(l) Marketing and Advertising

Marketing and advertising expenses in the accompanying consolidated statements of income (loss) include advertising expenses of approximately $9.3 million, $8.1 million, and $8.1 million for fiscal 2008, fiscal 2009 and fiscal 2010, respectively. Advertising costs are expensed as incurred.

(m) Insurance Liability

The Company maintains various policies for workers’ compensation, employee health, general liability and property damage. Pursuant to those policies, the Company is responsible for losses up to certain limits. The Company records a liability for the estimated exposure for aggregate losses below those limits. This liability is based on estimates of the ultimate costs to be incurred to settle known claims and claims not reported as of the balance sheet date. The estimated liability is not discounted and is based on a number of assumptions and factors, including historical trends, actuarial assumptions and economic conditions.

(n) Pre-Opening Costs

Pre-opening costs incurred with the opening of new restaurants are expensed as incurred. These costs include rent expense, wages, benefits, travel and lodging for the training and opening management teams, and food, beverage and other restaurant operating expenses incurred prior to a restaurant opening for business.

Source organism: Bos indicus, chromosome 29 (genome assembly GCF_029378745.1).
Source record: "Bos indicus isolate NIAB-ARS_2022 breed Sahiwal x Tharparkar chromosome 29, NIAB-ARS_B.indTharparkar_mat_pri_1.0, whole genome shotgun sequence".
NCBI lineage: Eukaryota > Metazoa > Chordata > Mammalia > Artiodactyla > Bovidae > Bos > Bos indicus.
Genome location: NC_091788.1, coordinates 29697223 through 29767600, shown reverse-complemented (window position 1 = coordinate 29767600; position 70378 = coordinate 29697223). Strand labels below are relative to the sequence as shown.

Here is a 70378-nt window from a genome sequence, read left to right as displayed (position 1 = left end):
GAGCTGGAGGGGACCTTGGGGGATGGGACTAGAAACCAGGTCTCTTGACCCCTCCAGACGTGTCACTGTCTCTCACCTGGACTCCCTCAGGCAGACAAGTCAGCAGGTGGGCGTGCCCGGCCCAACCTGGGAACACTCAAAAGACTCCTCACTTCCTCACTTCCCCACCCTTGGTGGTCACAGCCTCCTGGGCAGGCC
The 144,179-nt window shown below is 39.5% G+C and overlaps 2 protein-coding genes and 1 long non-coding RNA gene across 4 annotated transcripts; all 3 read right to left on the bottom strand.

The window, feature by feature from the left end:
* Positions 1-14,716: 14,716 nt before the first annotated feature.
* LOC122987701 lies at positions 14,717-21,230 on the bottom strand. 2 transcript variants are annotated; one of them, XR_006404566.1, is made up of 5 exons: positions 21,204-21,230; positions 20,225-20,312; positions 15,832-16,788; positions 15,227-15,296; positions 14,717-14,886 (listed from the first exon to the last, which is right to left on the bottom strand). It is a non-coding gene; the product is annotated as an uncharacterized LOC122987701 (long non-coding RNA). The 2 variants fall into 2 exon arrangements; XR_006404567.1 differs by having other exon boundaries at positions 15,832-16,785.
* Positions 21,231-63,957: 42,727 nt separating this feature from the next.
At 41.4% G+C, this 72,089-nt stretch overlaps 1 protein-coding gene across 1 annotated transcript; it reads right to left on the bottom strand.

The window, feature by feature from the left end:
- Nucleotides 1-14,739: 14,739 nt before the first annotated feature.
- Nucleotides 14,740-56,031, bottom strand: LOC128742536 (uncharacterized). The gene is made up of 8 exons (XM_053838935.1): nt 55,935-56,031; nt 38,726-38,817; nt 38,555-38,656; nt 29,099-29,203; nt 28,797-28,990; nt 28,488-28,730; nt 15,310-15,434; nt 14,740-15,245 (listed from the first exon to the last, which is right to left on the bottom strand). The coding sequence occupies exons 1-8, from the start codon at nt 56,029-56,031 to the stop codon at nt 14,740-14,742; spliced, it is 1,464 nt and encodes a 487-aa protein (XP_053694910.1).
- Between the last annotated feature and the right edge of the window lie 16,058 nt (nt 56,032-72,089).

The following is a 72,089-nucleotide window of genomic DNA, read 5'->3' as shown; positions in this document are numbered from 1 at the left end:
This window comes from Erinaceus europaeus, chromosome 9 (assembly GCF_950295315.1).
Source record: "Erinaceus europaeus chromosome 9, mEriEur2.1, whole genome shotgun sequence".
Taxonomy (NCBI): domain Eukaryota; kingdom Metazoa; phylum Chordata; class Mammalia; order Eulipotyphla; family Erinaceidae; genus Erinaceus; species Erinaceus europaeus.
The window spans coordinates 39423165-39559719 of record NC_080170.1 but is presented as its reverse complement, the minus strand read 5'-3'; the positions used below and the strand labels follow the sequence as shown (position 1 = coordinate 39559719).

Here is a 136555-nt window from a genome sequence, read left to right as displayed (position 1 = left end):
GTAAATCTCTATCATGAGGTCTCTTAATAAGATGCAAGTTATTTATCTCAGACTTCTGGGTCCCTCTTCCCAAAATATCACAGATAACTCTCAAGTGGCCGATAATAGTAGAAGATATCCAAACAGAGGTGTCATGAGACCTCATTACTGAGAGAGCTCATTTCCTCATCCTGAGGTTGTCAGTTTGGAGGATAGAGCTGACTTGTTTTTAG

(o) Income Taxes

Income taxes are accounted for under the asset and liability method. Deferred tax assets and liabilities are recognized for the future tax consequences attributable to differences between the financial statement carrying amounts of existing assets and liabilities and their respective tax bases. Deferred tax assets and liabilities are measured using enacted tax rates expected to apply to taxable income in the years in which those temporary differences are expected to be recovered or settled. The effect on deferred tax assets and liabilities of a change in tax rates is recognized in income in the period that includes the enactment date.

The Company applies the provisions of “Income Taxes,” FASB Accounting Standards Codification Topic 740 (Topic 740). Topic 740 requires that a position taken or expected to be taken in a tax return be recognized (or derecognized) in the financial statements when it is more likely than not that the position would be sustained upon examination by tax authorities. A recognized tax position is then measured at the largest amount of benefit that is greater than fifty percent likely of being realized upon ultimate settlement. Our continuing practice is to recognize interest and penalties related to uncertain tax positions in income tax expense.

(p) Derivative Instruments

The Company utilized derivative instruments during 2008, 2009 and 2010 to economically hedge interest rate risk. The Company does not apply hedge accounting as defined by “Derivatives and Hedging,” FASB Accounting Standards Codification Topic 815 (Topic 815) and any changes in fair value of the derivative instruments are marked to market through earnings in the period of change. Cash flows related to derivatives are included in operating activities. At December 26, 2010, there are no open derivative instruments.

 

F-11


Table of Contents
Index to Financial Statements

RUTH’S HOSPITALITY GROUP, INC. AND SUBSIDIARIES

Notes to Consolidated Financial Statements—(Continued)

(dollar amounts in thousands)

 

(q) Revenue Recognition